Donald Trump Indicted, First Ex-President Charged With Crime
Former President Donald Trump was indicted on Thursday over hush-money payments made on his behalf during his 2016 presidential campaign, marking the first criminal case against a former U.S. president. According to the Associated Press, Trump's lawyer confirmed the New York Grand Jury voted to indict the former president on charges stemming from the Stormy Daniels payoff that was alleged since before his presidency. Trump has been defiant since the indictment talk started and seemingly threatened to incite some sort of violence like Jan. 6 while claiming he is an unfair target of a Democratic prosecutor.
The Thursday indictment follows weeks of closed-door hearings from a Manhattan grand jury probing Trump's involvement in a $130,000 payment made in 2016 to the porn actor Stormy Daniels and another alleged payment of $150,000 to former Playboy model Karen McDougal the same year, according to the Associated Press. The payment to Daniels, made in an effort to keep her from going public about a sexual encounter she said she had Trump years earlier, was made by Trump lawyer Michael Cohen through a shell company before being reimbursed by Trump, who at the time was already in the White House. Cohen also allegedly arranged the payment to McDougal by the publisher of the supermarket tabloid The National Enquirer. The payments would have skirted tax payments as well as journalistic integrity and possibly campaign finance laws.
NYT reports the grand jury voted to charge Trump on a “felony indictment,” now “filed under seal.” https://t.co/XcYqfpUB1R— Ari Melber (@AriMelber) March 30, 2023
While the hush money itself is not a crime, the way in which the payments were logged is considered criminal. According to Mark Pomerantz, a former prosecutor who worked closely on the case and recently published a book about his experience, per NBC News, Cohen submitted phony invoices throughout 2017 referencing a "retainer agreement" and requesting payment. He then received a series of checks, which were signed by Trump while he was in the White House. However, there wasn't actually a retainer agreement, and the fake documentation of "legal expenses" on the Trump Organization's books could be considered a crime under New York state law, which makes falsifying business records a crime.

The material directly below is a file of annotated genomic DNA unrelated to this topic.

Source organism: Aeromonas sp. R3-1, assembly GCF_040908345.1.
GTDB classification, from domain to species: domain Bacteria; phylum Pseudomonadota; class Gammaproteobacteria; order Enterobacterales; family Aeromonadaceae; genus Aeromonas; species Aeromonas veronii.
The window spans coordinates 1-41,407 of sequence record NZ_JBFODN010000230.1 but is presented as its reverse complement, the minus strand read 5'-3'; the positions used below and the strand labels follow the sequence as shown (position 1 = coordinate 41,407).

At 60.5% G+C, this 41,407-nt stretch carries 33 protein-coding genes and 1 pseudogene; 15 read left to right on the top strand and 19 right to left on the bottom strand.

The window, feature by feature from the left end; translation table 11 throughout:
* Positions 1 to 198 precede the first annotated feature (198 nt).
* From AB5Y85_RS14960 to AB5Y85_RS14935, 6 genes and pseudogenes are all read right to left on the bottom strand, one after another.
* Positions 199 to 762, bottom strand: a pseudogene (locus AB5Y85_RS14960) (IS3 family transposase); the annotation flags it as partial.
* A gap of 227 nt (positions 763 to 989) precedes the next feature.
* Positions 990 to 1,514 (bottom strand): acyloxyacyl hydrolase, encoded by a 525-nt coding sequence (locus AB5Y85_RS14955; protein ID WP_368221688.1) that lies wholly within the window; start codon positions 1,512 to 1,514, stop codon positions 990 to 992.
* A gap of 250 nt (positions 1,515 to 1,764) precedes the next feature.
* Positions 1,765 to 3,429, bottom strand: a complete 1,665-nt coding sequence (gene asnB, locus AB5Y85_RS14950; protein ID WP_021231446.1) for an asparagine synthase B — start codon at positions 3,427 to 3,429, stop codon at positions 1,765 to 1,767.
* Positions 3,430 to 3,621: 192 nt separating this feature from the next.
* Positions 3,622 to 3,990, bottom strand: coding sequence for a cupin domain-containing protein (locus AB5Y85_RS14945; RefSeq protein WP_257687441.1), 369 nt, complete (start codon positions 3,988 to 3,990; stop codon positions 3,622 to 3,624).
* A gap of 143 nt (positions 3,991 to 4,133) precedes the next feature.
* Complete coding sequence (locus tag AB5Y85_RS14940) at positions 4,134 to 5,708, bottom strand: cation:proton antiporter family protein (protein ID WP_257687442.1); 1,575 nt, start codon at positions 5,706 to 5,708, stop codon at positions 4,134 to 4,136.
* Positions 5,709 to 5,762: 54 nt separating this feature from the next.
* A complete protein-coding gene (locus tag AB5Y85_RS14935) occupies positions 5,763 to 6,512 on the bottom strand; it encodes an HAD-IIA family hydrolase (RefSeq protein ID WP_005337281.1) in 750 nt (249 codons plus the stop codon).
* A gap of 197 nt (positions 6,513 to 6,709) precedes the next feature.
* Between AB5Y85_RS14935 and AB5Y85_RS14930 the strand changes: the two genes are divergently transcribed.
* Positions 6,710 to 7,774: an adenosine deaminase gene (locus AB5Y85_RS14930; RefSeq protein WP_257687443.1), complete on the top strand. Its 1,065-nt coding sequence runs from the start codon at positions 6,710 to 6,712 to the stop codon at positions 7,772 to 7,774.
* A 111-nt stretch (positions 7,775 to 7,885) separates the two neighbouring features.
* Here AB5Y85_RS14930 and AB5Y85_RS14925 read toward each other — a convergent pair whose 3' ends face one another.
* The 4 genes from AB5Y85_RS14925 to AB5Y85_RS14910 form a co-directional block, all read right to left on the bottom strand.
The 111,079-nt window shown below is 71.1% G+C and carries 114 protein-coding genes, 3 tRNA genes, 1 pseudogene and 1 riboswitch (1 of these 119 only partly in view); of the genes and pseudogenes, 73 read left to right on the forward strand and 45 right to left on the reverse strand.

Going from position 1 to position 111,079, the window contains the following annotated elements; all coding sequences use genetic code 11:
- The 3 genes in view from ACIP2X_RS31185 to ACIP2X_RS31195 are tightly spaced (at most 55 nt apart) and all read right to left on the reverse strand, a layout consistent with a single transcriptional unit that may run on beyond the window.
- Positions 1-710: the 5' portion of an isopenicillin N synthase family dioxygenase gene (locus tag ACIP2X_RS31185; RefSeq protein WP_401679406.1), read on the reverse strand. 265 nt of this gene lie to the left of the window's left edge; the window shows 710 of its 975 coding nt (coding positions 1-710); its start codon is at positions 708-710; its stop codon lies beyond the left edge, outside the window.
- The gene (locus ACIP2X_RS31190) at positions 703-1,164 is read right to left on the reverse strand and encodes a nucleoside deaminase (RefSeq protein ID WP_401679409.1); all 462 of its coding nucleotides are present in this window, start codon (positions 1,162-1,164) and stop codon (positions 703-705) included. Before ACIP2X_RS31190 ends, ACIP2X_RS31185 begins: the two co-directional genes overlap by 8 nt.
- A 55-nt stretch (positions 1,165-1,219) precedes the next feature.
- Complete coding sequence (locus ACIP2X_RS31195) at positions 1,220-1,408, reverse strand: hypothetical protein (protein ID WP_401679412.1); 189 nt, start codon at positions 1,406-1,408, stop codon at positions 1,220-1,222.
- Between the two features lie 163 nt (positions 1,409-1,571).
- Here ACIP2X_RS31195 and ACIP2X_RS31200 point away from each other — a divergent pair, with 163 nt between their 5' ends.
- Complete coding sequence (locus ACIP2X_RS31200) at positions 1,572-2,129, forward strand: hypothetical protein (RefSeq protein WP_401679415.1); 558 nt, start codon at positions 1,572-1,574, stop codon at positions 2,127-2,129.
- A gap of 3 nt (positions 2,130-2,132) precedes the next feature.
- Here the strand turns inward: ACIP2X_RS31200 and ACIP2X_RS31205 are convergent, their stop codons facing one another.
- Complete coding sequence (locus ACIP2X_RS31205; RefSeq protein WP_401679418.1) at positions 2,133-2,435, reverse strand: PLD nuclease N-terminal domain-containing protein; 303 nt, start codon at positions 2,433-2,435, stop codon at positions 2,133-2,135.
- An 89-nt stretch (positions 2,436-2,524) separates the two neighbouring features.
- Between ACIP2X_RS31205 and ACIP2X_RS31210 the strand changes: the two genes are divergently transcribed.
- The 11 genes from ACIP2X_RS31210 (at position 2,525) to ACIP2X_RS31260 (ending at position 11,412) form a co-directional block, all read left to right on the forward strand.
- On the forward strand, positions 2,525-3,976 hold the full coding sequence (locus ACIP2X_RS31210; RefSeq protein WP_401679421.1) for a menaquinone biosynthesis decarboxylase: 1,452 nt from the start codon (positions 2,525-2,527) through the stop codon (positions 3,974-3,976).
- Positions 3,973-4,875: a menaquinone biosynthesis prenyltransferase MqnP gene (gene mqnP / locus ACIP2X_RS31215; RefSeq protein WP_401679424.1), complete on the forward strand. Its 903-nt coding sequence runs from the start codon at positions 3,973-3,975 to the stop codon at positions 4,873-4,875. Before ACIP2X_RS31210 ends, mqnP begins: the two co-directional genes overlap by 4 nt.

The federal investigators ended their own inquiry into the payments in 2019, and Trump himself has denied wrongdoing. However, Trump announced over the weekend that he expected to be arrested. On social media, Trump called on his supporters to protest what he called the "corrupt and highly political Manhattan district attorney's office."
Amid the anticipated indictment, police and security officials met Monday at the New York Police Department headquarters to plan for a possible arrest, a source telling Politico at the time, "We'll be discussing how we bring Trump in."
If Trump turns himself in, he could be processed someplace within the district attorney's office, sources familiar with the office the Associated Press. This process typically includes paperwork, fingerprinting, a mug shot and a cross-check of any outstanding criminal charges. Trump would then be arraigned on the charge in court in front of a judge, something that would be public. It would be at this point that Trump or his attorney on his behalf would enter a plea.0comments